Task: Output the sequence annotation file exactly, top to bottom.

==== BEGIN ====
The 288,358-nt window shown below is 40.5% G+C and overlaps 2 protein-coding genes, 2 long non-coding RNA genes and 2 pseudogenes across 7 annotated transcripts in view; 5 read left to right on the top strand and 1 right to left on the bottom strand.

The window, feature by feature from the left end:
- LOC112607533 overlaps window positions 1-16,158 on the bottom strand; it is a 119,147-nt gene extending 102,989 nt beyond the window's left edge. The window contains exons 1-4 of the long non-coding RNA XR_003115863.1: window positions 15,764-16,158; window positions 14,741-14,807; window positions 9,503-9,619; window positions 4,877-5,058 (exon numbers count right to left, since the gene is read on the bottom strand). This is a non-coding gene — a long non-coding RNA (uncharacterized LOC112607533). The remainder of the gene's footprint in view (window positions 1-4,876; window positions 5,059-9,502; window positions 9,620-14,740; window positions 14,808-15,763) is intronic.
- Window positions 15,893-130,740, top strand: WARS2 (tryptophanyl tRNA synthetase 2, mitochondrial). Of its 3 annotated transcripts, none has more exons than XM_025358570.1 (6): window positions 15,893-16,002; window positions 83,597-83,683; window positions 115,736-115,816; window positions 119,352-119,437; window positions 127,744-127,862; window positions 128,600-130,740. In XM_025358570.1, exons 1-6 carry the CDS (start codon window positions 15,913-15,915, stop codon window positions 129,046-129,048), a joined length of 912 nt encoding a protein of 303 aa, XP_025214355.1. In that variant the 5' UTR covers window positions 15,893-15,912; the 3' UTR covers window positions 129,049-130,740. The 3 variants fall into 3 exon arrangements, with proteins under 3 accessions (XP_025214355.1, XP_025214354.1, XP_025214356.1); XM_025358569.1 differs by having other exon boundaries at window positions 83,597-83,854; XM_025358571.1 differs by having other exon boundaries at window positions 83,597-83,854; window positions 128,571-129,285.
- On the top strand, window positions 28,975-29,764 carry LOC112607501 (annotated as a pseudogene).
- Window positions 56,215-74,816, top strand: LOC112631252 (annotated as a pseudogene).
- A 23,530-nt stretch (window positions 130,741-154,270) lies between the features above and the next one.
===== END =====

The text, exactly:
The 288,358-nt window shown below is 40.5% G+C and overlaps 2 protein-coding genes, 2 long non-coding RNA genes and 2 pseudogenes across 7 annotated transcripts in view; 5 read left to right on the top strand and 1 right to left on the bottom strand.

The window, feature by feature from the left end:
- LOC112607533 overlaps window positions 1-16,158 on the bottom strand; it is a 119,147-nt gene extending 102,989 nt beyond the window's left edge. The window contains exons 1-4 of the long non-coding RNA XR_003115863.1: window positions 15,764-16,158; window positions 14,741-14,807; window positions 9,503-9,619; window positions 4,877-5,058 (exon numbers count right to left, since the gene is read on the bottom strand). This is a non-coding gene — a long non-coding RNA (uncharacterized LOC112607533). The remainder of the gene's footprint in view (window positions 1-4,876; window positions 5,059-9,502; window positions 9,620-14,740; window positions 14,808-15,763) is intronic.
- Window positions 15,893-130,740, top strand: WARS2 (tryptophanyl tRNA synthetase 2, mitochondrial). Of its 3 annotated transcripts, none has more exons than XM_025358570.1 (6): window positions 15,893-16,002; window positions 83,597-83,683; window positions 115,736-115,816; window positions 119,352-119,437; window positions 127,744-127,862; window positions 128,600-130,740. In XM_025358570.1, exons 1-6 carry the CDS (start codon window positions 15,913-15,915, stop codon window positions 129,046-129,048), a joined length of 912 nt encoding a protein of 303 aa, XP_025214355.1. In that variant the 5' UTR covers window positions 15,893-15,912; the 3' UTR covers window positions 129,049-130,740. The 3 variants fall into 3 exon arrangements, with proteins under 3 accessions (XP_025214355.1, XP_025214354.1, XP_025214356.1); XM_025358569.1 differs by having other exon boundaries at window positions 83,597-83,854; XM_025358571.1 differs by having other exon boundaries at window positions 83,597-83,854; window positions 128,571-129,285.
- On the top strand, window positions 28,975-29,764 carry LOC112607501 (annotated as a pseudogene).
- Window positions 56,215-74,816, top strand: LOC112631252 (annotated as a pseudogene).
- A 23,530-nt stretch (window positions 130,741-154,270) lies between the features above and the next one.